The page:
No surrender on DUP’s adamant opposition to withdrawal agreement
DUP conference: Most notable moment was Arlene Foster’s abject apology over cash for ash
That in a nutshell was what the DUP’s annual conference was about in relation to Brexit. Arlene Foster and her senior MPs may have been assailed by business and farmer leaders for more than a week, but not an inch was conceded; there was no surrender on the DUP’s adamant opposition to the withdrawal agreement.
But no ground was conceded, and there never was going to be. Instead, it was left to former cabinet minister Boris Johnson to excite the delegates with his talk of that “throbbing, enigmatic, humming thing”.
And to avoid any confusion over this phallic metaphor, this was in fact a reference to (Star Wars character) Obi Wan Kenobi’s light sabre, first made in Johnson’s Uxbridge constituency, as he told us.
And its relevance? Well, it was pointing to the greatness of the United Kingdom as it prepares to leave the EU and its “most dynamic creative culture and media industries”.
He was a good warm-up act for Foster. The delegates enjoyed it as he shifted metaphor by warning the withdrawal agreement would make the UK a “satellite” state, as opposed to a “vassal” state – the favoured description of last week.
It was the same message from Nigel Dodds and from MEP Diane Dodds, who with Brexit wants to do herself out of a job as soon as possible.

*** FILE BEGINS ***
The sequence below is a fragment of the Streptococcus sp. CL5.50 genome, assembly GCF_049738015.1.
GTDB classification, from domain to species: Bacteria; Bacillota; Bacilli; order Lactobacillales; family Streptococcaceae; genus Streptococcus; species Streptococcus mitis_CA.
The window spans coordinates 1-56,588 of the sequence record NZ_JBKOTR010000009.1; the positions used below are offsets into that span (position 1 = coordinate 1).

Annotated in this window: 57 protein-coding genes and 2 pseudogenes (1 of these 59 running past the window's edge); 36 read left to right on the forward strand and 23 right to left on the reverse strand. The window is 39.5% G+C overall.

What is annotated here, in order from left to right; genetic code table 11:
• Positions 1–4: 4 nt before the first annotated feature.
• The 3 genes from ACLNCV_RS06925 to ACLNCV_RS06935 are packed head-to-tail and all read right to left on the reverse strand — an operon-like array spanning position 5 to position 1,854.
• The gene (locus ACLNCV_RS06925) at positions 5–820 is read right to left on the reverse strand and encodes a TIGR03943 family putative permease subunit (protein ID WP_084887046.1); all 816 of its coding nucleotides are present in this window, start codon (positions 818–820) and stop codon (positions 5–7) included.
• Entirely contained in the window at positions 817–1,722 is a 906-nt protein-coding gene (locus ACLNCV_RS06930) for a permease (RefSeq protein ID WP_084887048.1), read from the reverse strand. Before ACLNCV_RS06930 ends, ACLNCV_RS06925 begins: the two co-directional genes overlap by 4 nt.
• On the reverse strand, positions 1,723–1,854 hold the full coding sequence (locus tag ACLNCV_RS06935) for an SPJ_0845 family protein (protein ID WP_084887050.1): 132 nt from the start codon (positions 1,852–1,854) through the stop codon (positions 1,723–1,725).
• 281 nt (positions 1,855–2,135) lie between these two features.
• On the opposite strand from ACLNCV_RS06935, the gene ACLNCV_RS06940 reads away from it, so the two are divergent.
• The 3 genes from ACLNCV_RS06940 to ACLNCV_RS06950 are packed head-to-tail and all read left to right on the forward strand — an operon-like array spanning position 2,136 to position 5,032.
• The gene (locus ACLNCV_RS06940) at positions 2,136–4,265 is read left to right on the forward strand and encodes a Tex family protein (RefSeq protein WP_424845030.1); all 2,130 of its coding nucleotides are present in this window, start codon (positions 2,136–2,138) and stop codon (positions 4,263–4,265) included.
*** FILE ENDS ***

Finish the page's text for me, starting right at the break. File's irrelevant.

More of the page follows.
Now there’s a quote that will infuriate the Remain arts lobby.
Arlene Foster, in a conciliatory nod to the South of the Border, said the DUP did not “want barriers to trade between Northern Ireland and our neighbours in the Republic”.
On the other hand, Nigel Dodds, in an apparent reference to Taoiseach Leo Varadkar, complained about “those in other jurisdictions trying to play up their republican credentials in advance of a forthcoming general election”.
What was most arresting was the abject nature of Foster’s apology over the calamitous Renewable Heat Incentive scheme. As leader of the party she personally apologised and said “as a party we are deeply, deeply sorry”.
In an implicit reference to the North Antrim MP and perhaps others, she said over the past 12 months “there have been a number of other areas where behaviour in our ranks has not matched the standards expected of people holding public office”.
Those were the main themes of her speech, opposing the Brexit deal and displaying sackcloth and ashes over cash and ash.
A lesser theme was that of restoring Stormont. Perhaps too much shouldn’t be read into it, but there was a possible hint of how the DUP might seek to get politics back working – when and if this whole Brexit mess is half sorted.
It was interesting that on Thursday, Peter Robinson effectively advised unionists not to get hung up on an Irish language Act – the main issue that wrecked the prospects of reinstating the Northern Executive and Assembly early this year.
Foster did not follow his lead but she did say that a “Cultural Deal” was needed “for everyone in Northern Ireland that respects difference and fosters understanding”.
“It is in unionism’s interests for those from all backgrounds to feel comfortable in a Northern Ireland at peace with itself,” she added.
Maybe there is something there to work on?